Scores

Final

Tulane 18

(3-2, 1-1 American)

(14) Texas 63

(3-1, 2-1 home)

Coverage: TBS

7:00 PM ET, September 27, 2003

Royal Texas Memorial Stadium, Austin, TX

1 2 3 4 T
TULN 6 0 6 618
#14TEX 21 28 14 063

UT: 60 points for second time this year

AUSTIN, Texas (AP) -- Texas has refused to call the Chance Mock-Vince Young quarterback combination a "rotation" this season.

Whatever it is, it works.

The duo provided plenty of offense Saturday night in the first half of a 63-18 romp over Tulane. Mock threw three touchdown passes and ran for another and Young ran and passed for two scores as the No. 14 Longhorns cruised in their final tuneup before Big 12 play.

Texas (3-1) plays its first conference game next Saturday against No. 16 Kansas State.

"When you want to win you got to put points on the board," said receiver Roy Williams, who caught two touchdown passes as Texas topped 60 points for the second time this season.

"That's all we're trying to do."

Texas simply swamped the Green Wave with a quarterback rotation that Longhorns coach MackBrown has said -- until this week at least -- didn't exist.

Although Young had seen playing time this season,Brown and his staff had refused to call the shuffling QBs a "rotation" and said only that they would play Young when they could. He didn't get any snaps in Texas' loss to Arkansas

Mock is the starter and scored Texas' first touchdown against Tulane on a 1-yard run. Texas led 14-0 after the second drive when Williams took a short pass and shook three defenders with one spin move and a stiff arm for a 13-yard TD.

Then came Young, who rotated in every third series of the first half.

A super-talented redshirt freshman who can run and pass, Young faked a handoff and ran 60 yards on his second snap, a play that set up a 2-yard TD toss to David Thomas, his first scoring pass of the season.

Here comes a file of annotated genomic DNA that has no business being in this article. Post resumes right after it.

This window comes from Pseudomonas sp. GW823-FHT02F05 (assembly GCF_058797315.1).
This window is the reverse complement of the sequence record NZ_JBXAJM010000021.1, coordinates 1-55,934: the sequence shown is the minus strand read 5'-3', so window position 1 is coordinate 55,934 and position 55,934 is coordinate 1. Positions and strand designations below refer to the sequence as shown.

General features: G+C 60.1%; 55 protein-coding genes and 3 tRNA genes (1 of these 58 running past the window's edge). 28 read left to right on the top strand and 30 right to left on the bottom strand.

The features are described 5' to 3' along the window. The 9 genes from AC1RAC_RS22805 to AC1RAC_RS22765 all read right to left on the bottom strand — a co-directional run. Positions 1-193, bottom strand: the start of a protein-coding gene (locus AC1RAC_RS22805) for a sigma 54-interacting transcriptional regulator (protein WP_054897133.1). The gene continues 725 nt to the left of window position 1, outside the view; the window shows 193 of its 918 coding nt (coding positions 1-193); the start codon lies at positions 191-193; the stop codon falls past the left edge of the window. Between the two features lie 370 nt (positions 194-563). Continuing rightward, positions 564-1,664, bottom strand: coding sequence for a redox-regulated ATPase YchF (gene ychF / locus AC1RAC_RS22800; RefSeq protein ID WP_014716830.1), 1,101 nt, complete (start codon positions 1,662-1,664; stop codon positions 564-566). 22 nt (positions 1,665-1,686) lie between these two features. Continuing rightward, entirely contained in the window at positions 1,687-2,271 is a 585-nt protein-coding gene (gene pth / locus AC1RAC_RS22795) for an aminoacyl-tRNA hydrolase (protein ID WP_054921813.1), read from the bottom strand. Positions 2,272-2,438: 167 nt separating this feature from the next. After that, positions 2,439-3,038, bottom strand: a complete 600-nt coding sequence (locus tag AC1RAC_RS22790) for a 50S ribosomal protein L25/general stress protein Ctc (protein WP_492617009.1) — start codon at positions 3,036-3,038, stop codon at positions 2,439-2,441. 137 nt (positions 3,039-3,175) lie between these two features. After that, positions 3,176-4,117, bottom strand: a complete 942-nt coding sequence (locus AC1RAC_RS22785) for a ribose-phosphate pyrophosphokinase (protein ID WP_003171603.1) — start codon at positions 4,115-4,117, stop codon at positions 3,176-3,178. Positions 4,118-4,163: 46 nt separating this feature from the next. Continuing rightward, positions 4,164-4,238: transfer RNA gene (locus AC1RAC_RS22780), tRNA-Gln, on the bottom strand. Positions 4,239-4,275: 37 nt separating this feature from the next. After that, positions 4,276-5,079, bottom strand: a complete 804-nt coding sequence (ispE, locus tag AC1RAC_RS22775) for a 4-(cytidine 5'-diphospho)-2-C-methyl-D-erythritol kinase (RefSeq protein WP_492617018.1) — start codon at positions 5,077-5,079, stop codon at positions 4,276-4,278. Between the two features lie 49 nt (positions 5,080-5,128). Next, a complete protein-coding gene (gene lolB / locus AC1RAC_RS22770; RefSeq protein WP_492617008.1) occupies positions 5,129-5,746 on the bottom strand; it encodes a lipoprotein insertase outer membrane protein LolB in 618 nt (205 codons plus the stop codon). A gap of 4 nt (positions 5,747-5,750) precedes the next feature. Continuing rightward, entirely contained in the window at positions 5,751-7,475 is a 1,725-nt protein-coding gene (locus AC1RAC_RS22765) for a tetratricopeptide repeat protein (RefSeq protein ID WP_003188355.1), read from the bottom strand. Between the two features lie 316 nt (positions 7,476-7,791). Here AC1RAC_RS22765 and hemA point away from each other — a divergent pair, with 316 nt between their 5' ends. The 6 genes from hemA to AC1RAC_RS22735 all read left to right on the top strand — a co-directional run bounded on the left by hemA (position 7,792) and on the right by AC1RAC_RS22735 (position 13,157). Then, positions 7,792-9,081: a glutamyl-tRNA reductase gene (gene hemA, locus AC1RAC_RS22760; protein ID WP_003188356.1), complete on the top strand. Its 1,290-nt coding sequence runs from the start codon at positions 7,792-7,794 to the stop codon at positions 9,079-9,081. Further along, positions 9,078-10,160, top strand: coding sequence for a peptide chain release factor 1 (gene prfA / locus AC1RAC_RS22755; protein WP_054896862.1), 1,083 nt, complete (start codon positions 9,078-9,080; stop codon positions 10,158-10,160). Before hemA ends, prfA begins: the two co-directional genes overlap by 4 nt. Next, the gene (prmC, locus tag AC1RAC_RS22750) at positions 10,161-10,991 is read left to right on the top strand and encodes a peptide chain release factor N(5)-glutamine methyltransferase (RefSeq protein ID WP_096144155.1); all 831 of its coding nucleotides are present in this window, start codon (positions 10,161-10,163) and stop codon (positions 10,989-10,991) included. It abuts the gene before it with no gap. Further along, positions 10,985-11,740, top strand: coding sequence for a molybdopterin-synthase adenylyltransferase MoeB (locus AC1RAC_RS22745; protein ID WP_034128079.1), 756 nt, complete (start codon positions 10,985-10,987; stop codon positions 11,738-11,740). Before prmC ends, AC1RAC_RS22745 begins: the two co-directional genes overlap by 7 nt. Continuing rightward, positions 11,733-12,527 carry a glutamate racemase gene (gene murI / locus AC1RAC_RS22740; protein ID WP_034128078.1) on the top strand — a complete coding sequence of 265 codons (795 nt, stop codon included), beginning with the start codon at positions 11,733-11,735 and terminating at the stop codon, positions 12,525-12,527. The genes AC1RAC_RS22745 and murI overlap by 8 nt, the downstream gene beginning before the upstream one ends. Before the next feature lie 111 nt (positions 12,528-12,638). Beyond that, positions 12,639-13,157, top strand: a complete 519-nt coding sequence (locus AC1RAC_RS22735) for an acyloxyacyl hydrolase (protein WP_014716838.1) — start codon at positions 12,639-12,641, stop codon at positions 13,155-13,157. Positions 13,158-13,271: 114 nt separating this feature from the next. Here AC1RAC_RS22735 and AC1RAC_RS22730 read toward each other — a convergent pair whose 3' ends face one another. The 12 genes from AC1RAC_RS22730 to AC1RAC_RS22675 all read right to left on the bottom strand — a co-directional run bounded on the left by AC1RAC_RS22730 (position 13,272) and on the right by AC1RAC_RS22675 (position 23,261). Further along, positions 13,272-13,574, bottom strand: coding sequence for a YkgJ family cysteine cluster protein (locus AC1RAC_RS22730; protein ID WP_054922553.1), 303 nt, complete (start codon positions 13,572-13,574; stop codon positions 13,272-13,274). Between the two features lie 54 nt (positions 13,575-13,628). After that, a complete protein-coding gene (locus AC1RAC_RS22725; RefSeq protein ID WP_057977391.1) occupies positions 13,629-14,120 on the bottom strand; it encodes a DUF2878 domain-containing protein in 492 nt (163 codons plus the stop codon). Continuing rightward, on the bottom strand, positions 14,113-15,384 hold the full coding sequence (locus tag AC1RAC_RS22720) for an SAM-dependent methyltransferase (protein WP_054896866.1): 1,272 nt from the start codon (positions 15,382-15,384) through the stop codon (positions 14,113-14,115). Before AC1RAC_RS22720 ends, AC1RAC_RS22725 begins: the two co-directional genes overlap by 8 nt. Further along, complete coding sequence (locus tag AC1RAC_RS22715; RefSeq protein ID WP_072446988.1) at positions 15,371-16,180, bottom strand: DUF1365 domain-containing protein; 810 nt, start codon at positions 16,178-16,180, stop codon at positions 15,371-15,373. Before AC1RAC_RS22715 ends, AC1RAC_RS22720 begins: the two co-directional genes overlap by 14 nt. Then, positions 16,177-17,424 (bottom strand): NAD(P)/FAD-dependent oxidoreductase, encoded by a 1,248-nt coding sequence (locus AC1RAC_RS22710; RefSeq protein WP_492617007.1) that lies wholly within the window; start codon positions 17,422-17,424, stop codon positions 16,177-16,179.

"It's a change of pace because we have two completely different styles," said Mock, considered for now to be the better passer. "It's like throwing a curveball in there."

"The defense has to change it's whole game plan," Young said. "They'll be trying to defend Chance when I pop in."

Mock was 10-of-16 for 145 yards and three touchdowns. Young had 137 total yards with a rushing and passing TD. Cedric Benson ran for three scores.

Tulane (3-2) came into the game with one of the nation's best passing attacks but never got started as Texas piled on the points.

Green Wave quarterback J.P. Losman, the nation's leading passer in yardage and touchdowns coming in, had 114 yards in the first half but it paled in comparison to the 387 total yards Texas rolled up before halftime.

Losman ran for his life under a heavy Texas pass rush to finish with 186 yards passing with two interceptions and one touchdown.

Mock and Young, meanwhile, ran the Texas offense to near perfection. Tulane coach Chris Scelfo compared it to gambler who won on every roll of the dice.

"They rolled sevens every way they could," Scelfo said. "They overwhelmed us."

Mock threw scoring passes of 11 and 26 yards to Bo Scaife and Williams in the second quarter. Young shook two tackles in a 13-yard scramble up the middle for a TD that made it 35-6.

Tulane came in giving up an average of 204 yards on the ground. Texas had 211 by halftime. The only Texas drive of the half that didn't score was stopped on the Tulane 14 on a fumble.

Williams, who shunned a chance to be a top 10 pick in the NFL draft after last season, has five touchdowns this season and has seven career multiple-TD games. He already is Texas' career receiving yardage leader with 3,161.

Tulane running back Mewelde Moore had 114 yards rushing and two touchdowns.

The question for Texas will be whether the Longhorns have shaken the 38-28 home loss to then-unranked Arkansas on Sept. 13.

That game helped catapult the Razorbacks into the top 10 and raised doubts about Texas' chances of competing for a Big 12 or national title.

But the Longhorns have regrouped from that loss to outscore Rice and Tulane 111-25 over the last two games.

"That loss was a wake up call for us," Williams said. "We can't lose no more."

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